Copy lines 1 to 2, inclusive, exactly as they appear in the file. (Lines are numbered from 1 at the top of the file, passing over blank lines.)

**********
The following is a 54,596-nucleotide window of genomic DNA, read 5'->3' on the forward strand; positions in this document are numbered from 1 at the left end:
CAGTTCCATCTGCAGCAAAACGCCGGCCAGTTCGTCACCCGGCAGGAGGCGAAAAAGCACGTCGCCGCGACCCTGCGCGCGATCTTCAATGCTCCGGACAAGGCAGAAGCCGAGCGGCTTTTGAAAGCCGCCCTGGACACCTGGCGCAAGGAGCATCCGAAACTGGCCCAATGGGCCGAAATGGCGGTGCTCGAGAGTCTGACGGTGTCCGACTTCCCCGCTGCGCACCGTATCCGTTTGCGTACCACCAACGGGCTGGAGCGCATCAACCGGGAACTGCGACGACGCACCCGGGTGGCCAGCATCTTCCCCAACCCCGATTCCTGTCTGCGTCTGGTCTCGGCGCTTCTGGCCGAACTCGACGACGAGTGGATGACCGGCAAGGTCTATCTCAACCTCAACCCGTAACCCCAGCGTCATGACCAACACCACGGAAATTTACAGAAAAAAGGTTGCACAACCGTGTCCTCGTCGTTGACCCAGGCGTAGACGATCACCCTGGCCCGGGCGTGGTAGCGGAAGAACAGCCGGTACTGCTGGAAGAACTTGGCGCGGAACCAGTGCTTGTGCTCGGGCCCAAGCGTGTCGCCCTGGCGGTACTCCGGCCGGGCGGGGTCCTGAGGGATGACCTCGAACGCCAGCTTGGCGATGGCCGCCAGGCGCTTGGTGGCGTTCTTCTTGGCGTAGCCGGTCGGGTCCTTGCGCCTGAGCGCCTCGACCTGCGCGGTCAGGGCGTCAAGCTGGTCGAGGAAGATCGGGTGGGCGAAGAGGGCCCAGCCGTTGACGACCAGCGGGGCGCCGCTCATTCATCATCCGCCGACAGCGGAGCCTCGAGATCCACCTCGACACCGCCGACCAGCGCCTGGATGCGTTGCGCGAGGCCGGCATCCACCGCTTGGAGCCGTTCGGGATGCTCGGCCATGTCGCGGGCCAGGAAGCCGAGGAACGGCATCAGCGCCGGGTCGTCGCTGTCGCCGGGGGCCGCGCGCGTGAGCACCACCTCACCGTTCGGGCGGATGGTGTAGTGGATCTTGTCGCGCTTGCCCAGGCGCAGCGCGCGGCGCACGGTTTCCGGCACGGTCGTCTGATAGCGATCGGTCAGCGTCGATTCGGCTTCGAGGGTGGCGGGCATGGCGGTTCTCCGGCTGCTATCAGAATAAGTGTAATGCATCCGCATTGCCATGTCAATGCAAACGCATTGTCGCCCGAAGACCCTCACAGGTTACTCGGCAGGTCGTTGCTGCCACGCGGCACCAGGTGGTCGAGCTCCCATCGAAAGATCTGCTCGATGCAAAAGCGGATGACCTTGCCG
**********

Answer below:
The following is a 54,596-nucleotide window of genomic DNA, read 5'->3' on the forward strand; positions in this document are numbered from 1 at the left end:
CAGTTCCATCTGCAGCAAAACGCCGGCCAGTTCGTCACCCGGCAGGAGGCGAAAAAGCACGTCGCCGCGACCCTGCGCGCGATCTTCAATGCTCCGGACAAGGCAGAAGCCGAGCGGCTTTTGAAAGCCGCCCTGGACACCTGGCGCAAGGAGCATCCGAAACTGGCCCAATGGGCCGAAATGGCGGTGCTCGAGAGTCTGACGGTGTCCGACTTCCCCGCTGCGCACCGTATCCGTTTGCGTACCACCAACGGGCTGGAGCGCATCAACCGGGAACTGCGACGACGCACCCGGGTGGCCAGCATCTTCCCCAACCCCGATTCCTGTCTGCGTCTGGTCTCGGCGCTTCTGGCCGAACTCGACGACGAGTGGATGACCGGCAAGGTCTATCTCAACCTCAACCCGTAACCCCAGCGTCATGACCAACACCACGGAAATTTACAGAAAAAAGGTTGCACAACCGTGTCCTCGTCGTTGACCCAGGCGTAGACGATCACCCTGGCCCGGGCGTGGTAGCGGAAGAACAGCCGGTACTGCTGGAAGAACTTGGCGCGGAACCAGTGCTTGTGCTCGGGCCCAAGCGTGTCGCCCTGGCGGTACTCCGGCCGGGCGGGGTCCTGAGGGATGACCTCGAACGCCAGCTTGGCGATGGCCGCCAGGCGCTTGGTGGCGTTCTTCTTGGCGTAGCCGGTCGGGTCCTTGCGCCTGAGCGCCTCGACCTGCGCGGTCAGGGCGTCAAGCTGGTCGAGGAAGATCGGGTGGGCGAAGAGGGCCCAGCCGTTGACGACCAGCGGGGCGCCGCTCATTCATCATCCGCCGACAGCGGAGCCTCGAGATCCACCTCGACACCGCCGACCAGCGCCTGGATGCGTTGCGCGAGGCCGGCATCCACCGCTTGGAGCCGTTCGGGATGCTCGGCCATGTCGCGGGCCAGGAAGCCGAGGAACGGCATCAGCGCCGGGTCGTCGCTGTCGCCGGGGGCCGCGCGCGTGAGCACCACCTCACCGTTCGGGCGGATGGTGTAGTGGATCTTGTCGCGCTTGCCCAGGCGCAGCGCGCGGCGCACGGTTTCCGGCACGGTCGTCTGATAGCGATCGGTCAGCGTCGATTCGGCTTCGAGGGTGGCGGGCATGGCGGTTCTCCGGCTGCTATCAGAATAAGTGTAATGCATCCGCATTGCCATGTCAATGCAAACGCATTGTCGCCCGAAGACCCTCACAGGTTACTCGGCAGGTCGTTGCTGCCACGCGGCACCAGGTGGTCGAGCTCCCATCGAAAGATCTGCTCGATGCAAAAGCGGATGACCTTGCCG